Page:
The Government of India has been actively endeavouring to repatriate the
antiques of Indian origin from different countries. The recent success of the
formal handover of over 307 antiquities of approximately $4 million by the U.S.
authorities underlines the same. The world witnessed a testament to a similar
endeavour when the Glasgow Museums agreed to return 7 stolen artefacts to
India. The Indian Government's repatriation efforts have borne fruit in the
past as well. For instance, the U.S. Government returned 248 stolen antiquities
to India in 2021, along with countries like Singapore, Australia, and Canada,
which have also returned Indian antiquities.
This cooperation towards restoration and repatriation can be attributed to two
factors. The primary factor is the global effort towards recognising the
individual histories of countries like India that underwent colonisation and
therefore endeavouring to return the material objects that were part of their
rich history. The second factor that can be attributed to the successful
repatriation efforts is the efficacy of dialogue between the nations and the
positive diplomatic relationships that have been fostered over the years. All
these developments have ignited the discussion on the return of Kohinoor,
especially after the demise of Queen Elizabeth II.
The Kohinoor Diamond (hereinafter referred to as "Diamond") is an invaluable
part of India's history. It was handed over to the British colonial Government
in 1849 by Sikh ruler Duleep Singh, as per the Lahore Treaty between Lord
Dalhousie and Ruler Duleep Singh. The Diamond has remained in the British Museum
ever since. Many Indian citizens have fostered and expressed their desire for
the return of the Diamond. However, the British Government has categorically
denied returning the Diamond in the past, mentioning the British Museum Act
of 1963, which prohibits the British Museum from permanently removing items from
This poses the need to analyse the strength of the Indian and international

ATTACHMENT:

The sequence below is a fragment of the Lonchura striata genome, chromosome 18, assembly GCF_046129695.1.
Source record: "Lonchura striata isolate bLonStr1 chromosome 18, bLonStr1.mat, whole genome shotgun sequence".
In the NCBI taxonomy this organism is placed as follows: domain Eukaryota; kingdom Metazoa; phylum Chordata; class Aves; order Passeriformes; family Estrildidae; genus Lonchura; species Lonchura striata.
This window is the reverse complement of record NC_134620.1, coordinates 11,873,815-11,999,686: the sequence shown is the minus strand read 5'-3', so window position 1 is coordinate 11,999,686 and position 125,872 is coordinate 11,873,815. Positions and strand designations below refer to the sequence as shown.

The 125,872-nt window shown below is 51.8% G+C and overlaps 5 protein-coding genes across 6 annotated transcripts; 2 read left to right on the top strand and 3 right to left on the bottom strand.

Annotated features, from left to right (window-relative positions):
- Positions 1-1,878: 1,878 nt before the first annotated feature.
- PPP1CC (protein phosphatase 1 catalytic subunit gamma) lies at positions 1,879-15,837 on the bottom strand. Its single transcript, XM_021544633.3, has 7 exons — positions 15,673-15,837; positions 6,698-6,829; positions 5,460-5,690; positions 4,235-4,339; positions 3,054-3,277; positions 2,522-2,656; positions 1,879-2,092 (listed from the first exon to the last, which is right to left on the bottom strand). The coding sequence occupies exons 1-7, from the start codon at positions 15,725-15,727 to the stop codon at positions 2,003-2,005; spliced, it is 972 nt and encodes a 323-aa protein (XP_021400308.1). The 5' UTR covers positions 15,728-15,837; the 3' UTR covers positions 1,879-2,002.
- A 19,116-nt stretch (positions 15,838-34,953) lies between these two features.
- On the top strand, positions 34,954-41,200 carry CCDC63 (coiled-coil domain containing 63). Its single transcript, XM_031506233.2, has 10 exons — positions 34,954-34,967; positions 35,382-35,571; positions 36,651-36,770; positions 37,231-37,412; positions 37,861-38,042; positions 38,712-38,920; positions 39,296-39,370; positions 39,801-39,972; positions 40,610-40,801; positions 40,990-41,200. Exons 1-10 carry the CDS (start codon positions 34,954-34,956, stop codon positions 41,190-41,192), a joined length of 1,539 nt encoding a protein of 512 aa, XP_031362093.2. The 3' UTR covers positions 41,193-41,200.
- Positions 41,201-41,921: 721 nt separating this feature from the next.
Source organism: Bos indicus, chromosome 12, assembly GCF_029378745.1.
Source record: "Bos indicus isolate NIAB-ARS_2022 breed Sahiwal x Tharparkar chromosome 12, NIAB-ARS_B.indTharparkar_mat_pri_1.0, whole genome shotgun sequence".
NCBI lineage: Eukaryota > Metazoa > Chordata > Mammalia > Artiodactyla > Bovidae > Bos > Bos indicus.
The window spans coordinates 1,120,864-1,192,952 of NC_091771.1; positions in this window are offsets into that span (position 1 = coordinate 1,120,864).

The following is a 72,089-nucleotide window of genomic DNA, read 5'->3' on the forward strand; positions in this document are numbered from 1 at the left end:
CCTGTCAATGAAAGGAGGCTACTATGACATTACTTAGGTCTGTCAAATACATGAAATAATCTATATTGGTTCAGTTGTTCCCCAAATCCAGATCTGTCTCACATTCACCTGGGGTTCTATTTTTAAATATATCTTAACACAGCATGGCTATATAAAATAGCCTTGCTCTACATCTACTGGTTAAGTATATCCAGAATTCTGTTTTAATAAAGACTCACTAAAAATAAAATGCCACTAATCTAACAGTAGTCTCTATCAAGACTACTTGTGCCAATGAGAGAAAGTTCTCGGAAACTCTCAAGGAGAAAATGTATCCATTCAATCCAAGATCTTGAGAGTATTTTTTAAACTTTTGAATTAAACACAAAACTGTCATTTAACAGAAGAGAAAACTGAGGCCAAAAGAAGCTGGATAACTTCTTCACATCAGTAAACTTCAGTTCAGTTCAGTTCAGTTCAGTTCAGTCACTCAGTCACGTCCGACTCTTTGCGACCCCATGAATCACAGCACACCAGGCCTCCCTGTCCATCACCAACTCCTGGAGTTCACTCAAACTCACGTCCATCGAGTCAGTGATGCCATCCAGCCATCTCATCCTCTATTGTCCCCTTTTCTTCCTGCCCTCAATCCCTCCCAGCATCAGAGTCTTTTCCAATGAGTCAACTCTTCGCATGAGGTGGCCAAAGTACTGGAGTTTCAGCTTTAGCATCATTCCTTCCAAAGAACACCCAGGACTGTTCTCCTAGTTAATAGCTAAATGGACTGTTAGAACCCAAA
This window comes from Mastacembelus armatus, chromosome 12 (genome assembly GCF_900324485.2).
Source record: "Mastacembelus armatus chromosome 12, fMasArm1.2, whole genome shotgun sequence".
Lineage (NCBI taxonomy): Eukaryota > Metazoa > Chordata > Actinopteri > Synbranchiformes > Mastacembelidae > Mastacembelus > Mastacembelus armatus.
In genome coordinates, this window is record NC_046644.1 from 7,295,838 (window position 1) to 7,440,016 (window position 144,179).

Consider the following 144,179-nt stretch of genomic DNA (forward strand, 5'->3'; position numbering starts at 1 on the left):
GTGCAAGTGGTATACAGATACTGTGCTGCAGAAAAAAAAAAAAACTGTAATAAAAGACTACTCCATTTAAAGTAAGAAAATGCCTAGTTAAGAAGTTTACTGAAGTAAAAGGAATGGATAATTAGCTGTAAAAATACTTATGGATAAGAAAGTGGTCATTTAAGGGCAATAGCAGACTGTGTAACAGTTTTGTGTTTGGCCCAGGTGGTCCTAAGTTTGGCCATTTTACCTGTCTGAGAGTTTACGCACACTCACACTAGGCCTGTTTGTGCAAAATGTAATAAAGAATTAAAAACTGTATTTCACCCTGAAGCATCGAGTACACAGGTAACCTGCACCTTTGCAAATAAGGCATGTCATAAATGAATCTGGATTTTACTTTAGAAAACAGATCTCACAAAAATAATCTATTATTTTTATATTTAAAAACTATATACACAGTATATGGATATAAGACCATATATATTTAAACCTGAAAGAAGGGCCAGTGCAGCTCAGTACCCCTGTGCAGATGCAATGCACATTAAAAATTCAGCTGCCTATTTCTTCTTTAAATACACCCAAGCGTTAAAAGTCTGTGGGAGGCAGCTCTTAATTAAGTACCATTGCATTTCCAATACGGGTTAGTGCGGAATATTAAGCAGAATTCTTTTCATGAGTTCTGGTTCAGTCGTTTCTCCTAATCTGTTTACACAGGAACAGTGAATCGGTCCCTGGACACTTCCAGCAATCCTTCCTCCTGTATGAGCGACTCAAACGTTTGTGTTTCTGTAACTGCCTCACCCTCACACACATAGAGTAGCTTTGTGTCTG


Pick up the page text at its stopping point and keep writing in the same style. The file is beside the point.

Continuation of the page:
repatriation law and the possibility of retrieving the artefacts and the
Indian Law Towards Repatriation
In the Indian legal sphere, the Antiquities and Art Treasures Act, 1972
(hereinafter referred to as "the Act") has governed all aspects of antiques and
artefacts for over 50 years. The objective of the Act is to provide a regulation
mechanism for the trade and export of antiquities in India while also providing
a mechanism for the preservation of said antiquities. Pertinently, the Act is
under the purview of the Archaeological Survey of India.
Section 3 of the Act specifically outlines the regulation of export trade in
antiquities and art treasures. Section 3(1) of the Act states that "On and from
the commencement of this Act, it shall not be lawful for any person, other than
the Central Government or any authority or agency authorized by the Central
Government in this behalf, to export any antiquity or art treasure".
Further, Section 25 of the Act lays down the penalty in case a person commits
any contravention of Section 3 of the Act. The provision expresses that such a
person will be punishable with a fine and imprisonment for a period of at least
6 months, extendable up to 3 years.
However, domestic laws are read in compliance with ratified international laws.
International Law Towards RepatriationTo further the cause of preserving cultural heritage, certain international laws
were brought into existence.
UNESCO Convention on the Means of Prohibition and Prevention of Illegal
Import-Export of Cultural Property and Illegal Transfer of Ownership:This Convention was promulgated in 1970, and as its name suggests, the primary
aim of this Convention is to further proposals on the means of prohibiting and
preventing the illicit import, export, and transfer of ownership of cultural
property. Article 13 of the Convention pronounces that the State Parties to the
Convention must endeavour to return any illegally procured cultural property to
the rightful owner, provided that the proof of ownership is submitted. 142
States have ratified this Convention, including India.
Convention Concerning the Protection of the World Cultural and
Natural Heritage:This Convention was adopted in 1972, and it prioritises the establishment of a
system that would ensure the collective protection of natural and cultural
heritage, which would be organised on a permanent basis and aligned with
scientific methods. As per Article 4 of this Convention, the State Parties are
duty-bound to ensure the "identification, protection, conservation, presentation
and transmission" of cultural and natural heritage to future generations. Along
with India, there are about 194 member States in this Convention.
UNIDROIT Convention on Stolen or Illegally Exported Cultural Objects:Popularly referred to as the 1995 Convention, this Convention emphasises its
intent to facilitate the restitution and return of cultural objects while also
acknowledging the necessity for ancillary measures to protect cultural objects.
These measures include ensuring the physical protection of archaeological sites,
developing and using registers, ensuring technical cooperation, etc. As per
Article 3 of the Convention, the possessor of a cultural object that had been